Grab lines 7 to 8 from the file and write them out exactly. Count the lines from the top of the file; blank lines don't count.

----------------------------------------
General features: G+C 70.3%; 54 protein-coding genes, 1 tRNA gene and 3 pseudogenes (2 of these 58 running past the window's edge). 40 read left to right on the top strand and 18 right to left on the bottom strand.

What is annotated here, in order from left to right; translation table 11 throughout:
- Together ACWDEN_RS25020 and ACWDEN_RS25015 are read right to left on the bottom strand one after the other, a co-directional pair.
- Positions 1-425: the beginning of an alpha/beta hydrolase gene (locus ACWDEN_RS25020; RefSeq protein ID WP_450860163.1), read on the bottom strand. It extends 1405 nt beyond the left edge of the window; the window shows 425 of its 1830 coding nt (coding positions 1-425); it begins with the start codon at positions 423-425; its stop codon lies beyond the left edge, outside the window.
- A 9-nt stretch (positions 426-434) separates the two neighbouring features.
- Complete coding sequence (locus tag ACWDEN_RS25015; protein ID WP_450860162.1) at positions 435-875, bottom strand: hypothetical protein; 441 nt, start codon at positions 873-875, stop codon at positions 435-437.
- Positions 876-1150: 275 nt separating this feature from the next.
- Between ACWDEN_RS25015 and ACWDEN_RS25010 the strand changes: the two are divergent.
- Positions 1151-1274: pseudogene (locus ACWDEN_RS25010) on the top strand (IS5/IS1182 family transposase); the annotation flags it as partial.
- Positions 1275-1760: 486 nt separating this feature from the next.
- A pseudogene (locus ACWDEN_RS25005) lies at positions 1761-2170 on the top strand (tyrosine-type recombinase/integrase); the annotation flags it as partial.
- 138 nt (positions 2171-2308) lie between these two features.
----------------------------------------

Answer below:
- Positions 876-1150: 275 nt separating this feature from the next.
- Between ACWDEN_RS25015 and ACWDEN_RS25010 the strand changes: the two are divergent.